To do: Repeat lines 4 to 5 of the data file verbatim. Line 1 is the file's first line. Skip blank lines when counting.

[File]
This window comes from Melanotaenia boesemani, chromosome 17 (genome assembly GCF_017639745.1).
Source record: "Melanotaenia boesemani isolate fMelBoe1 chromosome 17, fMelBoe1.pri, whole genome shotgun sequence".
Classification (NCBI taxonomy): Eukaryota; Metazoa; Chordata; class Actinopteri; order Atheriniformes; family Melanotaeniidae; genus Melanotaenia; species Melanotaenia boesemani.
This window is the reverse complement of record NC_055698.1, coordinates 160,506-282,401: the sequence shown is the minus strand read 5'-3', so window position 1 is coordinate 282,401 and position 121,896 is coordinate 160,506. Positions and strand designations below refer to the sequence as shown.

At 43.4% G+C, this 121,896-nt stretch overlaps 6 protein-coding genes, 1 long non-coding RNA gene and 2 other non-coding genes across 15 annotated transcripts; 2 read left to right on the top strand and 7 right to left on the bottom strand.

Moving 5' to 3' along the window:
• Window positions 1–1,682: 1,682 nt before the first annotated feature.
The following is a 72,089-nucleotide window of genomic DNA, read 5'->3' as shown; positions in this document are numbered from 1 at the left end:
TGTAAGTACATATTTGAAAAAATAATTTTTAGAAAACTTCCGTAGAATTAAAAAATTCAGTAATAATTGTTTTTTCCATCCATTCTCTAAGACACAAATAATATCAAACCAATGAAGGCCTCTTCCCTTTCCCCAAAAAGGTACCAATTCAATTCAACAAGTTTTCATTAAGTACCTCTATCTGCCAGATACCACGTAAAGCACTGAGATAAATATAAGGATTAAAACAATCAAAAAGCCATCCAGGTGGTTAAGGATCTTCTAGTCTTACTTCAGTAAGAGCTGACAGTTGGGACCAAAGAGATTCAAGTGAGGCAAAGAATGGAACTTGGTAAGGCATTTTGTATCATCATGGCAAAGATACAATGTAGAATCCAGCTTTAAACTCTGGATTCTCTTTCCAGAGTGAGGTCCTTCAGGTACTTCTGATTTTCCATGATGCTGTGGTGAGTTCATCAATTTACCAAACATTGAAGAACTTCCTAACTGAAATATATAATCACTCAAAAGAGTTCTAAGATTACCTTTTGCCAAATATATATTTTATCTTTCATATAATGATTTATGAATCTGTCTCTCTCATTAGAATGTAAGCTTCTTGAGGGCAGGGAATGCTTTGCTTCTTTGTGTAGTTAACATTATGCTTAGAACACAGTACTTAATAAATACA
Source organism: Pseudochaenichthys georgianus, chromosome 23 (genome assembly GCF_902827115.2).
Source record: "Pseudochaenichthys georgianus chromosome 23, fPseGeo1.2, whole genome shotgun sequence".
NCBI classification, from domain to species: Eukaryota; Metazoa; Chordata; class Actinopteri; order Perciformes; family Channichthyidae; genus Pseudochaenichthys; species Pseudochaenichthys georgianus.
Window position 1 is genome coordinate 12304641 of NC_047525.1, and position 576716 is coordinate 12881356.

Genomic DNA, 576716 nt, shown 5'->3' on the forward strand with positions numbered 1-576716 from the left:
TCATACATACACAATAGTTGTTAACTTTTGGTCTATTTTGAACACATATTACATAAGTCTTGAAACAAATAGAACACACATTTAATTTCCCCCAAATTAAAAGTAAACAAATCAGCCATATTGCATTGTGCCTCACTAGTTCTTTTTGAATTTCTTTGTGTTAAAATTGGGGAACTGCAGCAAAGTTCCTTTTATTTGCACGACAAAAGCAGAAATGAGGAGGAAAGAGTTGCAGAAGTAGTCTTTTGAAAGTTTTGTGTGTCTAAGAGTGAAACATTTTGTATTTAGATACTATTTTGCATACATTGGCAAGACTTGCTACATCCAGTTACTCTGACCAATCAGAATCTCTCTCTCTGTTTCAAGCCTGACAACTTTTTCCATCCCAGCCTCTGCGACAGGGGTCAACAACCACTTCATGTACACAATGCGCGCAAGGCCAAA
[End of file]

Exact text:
This window is the reverse complement of record NC_055698.1, coordinates 160,506-282,401: the sequence shown is the minus strand read 5'-3', so window position 1 is coordinate 282,401 and position 121,896 is coordinate 160,506. Positions and strand designations below refer to the sequence as shown.

At 43.4% G+C, this 121,896-nt stretch overlaps 6 protein-coding genes, 1 long non-coding RNA gene and 2 other non-coding genes across 15 annotated transcripts; 2 read left to right on the top strand and 7 right to left on the bottom strand.